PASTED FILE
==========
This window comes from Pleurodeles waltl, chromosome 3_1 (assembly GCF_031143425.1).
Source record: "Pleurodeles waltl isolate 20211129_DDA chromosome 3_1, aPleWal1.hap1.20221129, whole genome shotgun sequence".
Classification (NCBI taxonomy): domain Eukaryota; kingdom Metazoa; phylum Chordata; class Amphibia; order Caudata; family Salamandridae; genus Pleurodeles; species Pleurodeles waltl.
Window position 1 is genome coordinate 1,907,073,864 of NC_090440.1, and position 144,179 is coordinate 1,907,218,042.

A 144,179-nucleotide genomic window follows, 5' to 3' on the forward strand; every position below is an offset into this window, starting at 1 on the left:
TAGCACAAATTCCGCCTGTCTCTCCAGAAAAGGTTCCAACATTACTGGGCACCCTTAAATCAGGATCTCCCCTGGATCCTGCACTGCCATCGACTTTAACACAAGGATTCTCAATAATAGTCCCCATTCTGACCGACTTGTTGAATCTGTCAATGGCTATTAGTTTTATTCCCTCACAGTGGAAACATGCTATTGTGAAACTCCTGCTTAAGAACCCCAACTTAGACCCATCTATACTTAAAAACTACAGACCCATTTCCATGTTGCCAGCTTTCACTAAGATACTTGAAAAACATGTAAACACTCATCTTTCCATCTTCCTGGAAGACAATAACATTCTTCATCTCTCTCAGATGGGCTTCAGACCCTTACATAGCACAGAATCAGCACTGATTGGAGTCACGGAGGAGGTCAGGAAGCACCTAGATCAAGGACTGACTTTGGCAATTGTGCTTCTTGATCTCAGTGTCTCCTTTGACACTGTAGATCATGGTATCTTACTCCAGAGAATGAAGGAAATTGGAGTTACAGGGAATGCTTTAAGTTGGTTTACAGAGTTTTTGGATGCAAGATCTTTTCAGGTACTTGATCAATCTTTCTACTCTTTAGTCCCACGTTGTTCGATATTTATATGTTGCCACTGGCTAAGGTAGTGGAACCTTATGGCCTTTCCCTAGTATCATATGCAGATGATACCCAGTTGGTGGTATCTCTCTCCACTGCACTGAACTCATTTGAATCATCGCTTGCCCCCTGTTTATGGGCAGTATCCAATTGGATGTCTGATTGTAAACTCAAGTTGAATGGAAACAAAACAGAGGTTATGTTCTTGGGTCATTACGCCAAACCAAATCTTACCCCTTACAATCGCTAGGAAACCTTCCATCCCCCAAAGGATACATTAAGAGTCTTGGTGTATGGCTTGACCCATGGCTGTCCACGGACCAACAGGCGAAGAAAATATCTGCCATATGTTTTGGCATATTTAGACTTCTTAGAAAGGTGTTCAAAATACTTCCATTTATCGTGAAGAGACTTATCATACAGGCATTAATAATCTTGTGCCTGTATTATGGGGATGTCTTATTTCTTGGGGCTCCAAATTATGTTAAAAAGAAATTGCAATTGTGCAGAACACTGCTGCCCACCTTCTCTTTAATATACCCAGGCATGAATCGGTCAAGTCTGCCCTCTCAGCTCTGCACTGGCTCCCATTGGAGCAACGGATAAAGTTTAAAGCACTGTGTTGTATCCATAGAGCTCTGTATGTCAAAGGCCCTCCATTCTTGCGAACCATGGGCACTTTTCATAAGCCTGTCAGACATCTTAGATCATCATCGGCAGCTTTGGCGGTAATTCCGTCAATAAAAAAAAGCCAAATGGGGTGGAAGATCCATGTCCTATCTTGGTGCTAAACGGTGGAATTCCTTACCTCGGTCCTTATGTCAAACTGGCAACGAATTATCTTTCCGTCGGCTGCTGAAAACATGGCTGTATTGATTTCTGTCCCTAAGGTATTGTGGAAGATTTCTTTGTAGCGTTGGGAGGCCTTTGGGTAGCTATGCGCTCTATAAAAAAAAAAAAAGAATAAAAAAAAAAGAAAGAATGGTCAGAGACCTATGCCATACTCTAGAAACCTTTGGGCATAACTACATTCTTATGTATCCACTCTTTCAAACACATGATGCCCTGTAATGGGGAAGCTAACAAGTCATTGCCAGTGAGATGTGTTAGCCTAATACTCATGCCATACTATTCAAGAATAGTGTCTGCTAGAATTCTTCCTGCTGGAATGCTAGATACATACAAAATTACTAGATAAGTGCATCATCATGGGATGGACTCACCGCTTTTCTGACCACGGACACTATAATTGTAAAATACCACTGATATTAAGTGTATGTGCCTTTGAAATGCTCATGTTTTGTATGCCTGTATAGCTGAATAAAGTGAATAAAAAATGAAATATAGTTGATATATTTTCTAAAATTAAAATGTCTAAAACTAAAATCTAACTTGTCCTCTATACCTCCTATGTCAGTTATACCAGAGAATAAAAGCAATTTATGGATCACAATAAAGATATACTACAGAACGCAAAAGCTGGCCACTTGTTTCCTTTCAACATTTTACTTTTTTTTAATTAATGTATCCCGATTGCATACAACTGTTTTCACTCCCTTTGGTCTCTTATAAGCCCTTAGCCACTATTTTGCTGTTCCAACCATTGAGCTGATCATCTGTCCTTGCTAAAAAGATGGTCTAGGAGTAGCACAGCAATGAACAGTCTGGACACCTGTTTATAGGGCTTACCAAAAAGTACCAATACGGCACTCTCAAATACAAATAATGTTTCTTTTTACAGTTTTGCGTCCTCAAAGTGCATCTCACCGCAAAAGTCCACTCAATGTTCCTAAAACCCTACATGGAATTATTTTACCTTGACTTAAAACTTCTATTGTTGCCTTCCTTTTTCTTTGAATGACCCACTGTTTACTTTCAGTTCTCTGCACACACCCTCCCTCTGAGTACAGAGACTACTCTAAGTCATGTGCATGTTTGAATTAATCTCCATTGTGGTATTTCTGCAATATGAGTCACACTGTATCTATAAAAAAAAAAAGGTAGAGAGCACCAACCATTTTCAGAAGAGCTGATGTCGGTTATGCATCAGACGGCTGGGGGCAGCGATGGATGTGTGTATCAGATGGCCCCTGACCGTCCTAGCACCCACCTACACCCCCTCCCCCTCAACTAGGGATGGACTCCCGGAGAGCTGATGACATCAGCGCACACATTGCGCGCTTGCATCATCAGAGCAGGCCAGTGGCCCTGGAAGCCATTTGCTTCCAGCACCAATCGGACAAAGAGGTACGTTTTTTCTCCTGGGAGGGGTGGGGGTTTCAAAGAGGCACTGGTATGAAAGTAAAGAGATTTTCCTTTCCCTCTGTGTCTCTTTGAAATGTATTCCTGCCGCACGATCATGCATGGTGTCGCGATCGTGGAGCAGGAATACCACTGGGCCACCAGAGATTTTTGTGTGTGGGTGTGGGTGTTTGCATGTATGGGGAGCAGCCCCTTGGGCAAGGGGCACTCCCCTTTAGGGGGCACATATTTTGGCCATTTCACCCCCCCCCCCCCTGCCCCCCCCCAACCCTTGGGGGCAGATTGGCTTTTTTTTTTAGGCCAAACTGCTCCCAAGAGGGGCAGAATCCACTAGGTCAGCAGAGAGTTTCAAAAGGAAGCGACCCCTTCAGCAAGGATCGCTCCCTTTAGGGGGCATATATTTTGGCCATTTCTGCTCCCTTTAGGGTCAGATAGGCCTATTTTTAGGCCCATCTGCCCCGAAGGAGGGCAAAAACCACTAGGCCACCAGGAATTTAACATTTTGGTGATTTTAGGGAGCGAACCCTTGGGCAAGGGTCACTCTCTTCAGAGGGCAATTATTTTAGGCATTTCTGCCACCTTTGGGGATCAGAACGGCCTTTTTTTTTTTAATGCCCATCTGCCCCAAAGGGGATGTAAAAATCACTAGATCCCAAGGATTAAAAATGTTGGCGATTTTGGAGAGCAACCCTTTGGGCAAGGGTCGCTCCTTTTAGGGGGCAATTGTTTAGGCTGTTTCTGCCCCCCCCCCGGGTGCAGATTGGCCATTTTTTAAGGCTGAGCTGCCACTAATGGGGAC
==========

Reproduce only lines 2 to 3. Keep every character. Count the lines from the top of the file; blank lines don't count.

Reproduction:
Source record: "Pleurodeles waltl isolate 20211129_DDA chromosome 3_1, aPleWal1.hap1.20221129, whole genome shotgun sequence".
Classification (NCBI taxonomy): domain Eukaryota; kingdom Metazoa; phylum Chordata; class Amphibia; order Caudata; family Salamandridae; genus Pleurodeles; species Pleurodeles waltl.